As with any kind of business, you’ll need startup funds. Finding these funds is challenging, but it’s even more so for cannabis businesses because of federal prohibition. Banks who do business with dispensaries, shops, and other cannabis enterprises can find themselves facing federal money-laundering charges; therefore, you won’t be able to get a traditional bank loan. If you’re not already wealthy and can’t shoulder startup costs on your own, or borrow from friends and family, you may need to rely on equity investments to open your business. Equity investors give money to startups with the expectations of getting a return on their investments, such as dividend or interest payments. Another option is a short-term loan that will eventually turn into equity.
Be prepared to pay your bills in cash, including your taxes, due to banking restrictions. The cash-only nature of dispensaries and shops, as well as the risk of theft of product, means these businesses need very tight security. Do not underestimate the cost of security systems and guards. Protecting your assets is crucial in any industry, but is especially complicated in the cannabis industry. Educate yourself thoroughly about the risks of running a cash-only business, and be sure you’re up to the task.
Drawing up the Standard Operating Procedures for your business will be another time-consuming undertaking. Standard Operating Procedures, or S.O.P.s, outline how every aspect of your business works, including the chain of command. This lengthy document details the job positions within your business, and the responsibilities for daily tasks from opening to closing. They outline who will do each task, and who answers to whom. S.O.P.s will be a necessary part of your business plan.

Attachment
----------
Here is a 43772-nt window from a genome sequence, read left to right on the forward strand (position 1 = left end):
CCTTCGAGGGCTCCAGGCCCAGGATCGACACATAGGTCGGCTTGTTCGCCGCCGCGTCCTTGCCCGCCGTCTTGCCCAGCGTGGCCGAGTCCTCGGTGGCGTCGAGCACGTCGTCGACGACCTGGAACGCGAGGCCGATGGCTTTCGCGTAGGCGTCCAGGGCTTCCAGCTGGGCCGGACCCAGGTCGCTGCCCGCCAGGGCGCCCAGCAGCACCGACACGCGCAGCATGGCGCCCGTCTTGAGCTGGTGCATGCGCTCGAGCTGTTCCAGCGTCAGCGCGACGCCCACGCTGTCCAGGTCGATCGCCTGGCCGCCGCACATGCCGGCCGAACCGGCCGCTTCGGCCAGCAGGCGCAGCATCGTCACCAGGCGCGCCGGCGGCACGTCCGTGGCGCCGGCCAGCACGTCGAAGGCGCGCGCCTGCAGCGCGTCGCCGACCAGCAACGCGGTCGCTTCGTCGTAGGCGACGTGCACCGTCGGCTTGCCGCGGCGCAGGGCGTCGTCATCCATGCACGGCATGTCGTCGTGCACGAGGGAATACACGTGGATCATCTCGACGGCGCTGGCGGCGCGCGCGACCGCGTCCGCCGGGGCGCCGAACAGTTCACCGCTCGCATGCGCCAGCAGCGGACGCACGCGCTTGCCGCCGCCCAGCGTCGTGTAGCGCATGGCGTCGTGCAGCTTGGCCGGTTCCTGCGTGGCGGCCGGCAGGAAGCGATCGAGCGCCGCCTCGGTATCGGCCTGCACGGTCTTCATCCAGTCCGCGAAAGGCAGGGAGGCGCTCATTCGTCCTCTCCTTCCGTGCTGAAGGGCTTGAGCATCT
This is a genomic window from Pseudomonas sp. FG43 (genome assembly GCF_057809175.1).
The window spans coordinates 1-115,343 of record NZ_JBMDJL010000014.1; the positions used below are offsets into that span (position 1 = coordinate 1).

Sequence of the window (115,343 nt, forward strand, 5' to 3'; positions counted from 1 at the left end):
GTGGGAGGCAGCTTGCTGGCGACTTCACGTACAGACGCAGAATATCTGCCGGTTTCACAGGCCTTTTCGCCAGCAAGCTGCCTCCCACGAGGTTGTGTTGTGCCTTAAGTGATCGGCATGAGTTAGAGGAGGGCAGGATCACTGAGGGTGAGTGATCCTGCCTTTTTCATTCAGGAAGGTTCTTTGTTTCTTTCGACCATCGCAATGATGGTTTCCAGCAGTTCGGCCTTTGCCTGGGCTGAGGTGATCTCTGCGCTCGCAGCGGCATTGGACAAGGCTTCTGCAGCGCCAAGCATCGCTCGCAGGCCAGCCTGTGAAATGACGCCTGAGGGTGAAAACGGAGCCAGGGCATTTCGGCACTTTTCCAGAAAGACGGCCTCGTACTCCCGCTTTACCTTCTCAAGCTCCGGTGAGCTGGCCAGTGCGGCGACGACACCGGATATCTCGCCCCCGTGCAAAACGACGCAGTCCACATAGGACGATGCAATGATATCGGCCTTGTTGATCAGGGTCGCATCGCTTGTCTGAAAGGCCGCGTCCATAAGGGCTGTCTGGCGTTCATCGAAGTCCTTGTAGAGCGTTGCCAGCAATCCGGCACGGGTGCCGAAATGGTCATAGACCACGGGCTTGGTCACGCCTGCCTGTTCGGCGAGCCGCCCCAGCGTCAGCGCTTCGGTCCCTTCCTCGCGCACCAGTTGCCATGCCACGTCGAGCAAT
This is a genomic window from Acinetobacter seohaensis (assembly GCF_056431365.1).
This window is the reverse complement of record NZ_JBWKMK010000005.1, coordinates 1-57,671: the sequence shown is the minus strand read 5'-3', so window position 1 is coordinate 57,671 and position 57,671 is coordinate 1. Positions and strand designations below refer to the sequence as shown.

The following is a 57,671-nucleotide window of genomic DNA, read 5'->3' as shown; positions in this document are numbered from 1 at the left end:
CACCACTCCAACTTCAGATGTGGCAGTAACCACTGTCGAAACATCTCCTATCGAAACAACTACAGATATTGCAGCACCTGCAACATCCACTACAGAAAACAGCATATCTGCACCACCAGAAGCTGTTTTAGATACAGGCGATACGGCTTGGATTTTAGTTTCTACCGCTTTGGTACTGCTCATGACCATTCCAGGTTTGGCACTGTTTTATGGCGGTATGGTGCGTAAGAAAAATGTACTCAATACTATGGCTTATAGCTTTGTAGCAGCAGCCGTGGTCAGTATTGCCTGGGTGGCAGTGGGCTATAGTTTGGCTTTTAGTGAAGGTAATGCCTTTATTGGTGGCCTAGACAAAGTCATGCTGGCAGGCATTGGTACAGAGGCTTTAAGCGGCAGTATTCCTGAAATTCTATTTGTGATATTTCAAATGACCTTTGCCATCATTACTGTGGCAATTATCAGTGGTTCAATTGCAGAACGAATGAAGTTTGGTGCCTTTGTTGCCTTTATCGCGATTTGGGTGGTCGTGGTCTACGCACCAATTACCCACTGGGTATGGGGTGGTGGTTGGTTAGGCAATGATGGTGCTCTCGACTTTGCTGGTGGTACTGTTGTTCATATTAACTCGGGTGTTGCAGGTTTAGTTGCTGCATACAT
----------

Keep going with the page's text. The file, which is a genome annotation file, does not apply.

Opening a cannabis business is a challenging undertaking that requires long hours over a long period of time, so ask yourself what aspect of the industry you feel most passionate about, and what kind of business best fits your skills and the skills of your potential teammates. Once you’ve assessed your skills and passions and determined what kind of business you want to open, it’s vital to know about the community in which you plan to open it. What are the needs of that community, and how can your business help meet them? What unique contributions can you and your team make to the well-being of your clients? For example, some dispensaries accept donations of school supplies, and hold back-to-school events at which they distribute them to neighborhood kids. Some offer classes, workshops, and support groups. Continued education of not just consumers, but of neighbors, police officers, and healthcare providers will be essential to your success. Above all, remember that cannabis legalization is a social-justice issue, so your business must engage in activism on behalf of victims of prohibition. Starting a cannabis business isn’t just about making money; it’s also about honoring the people who fought for your right to do so. You must continue to fight for federal legalization and justice for the convicted.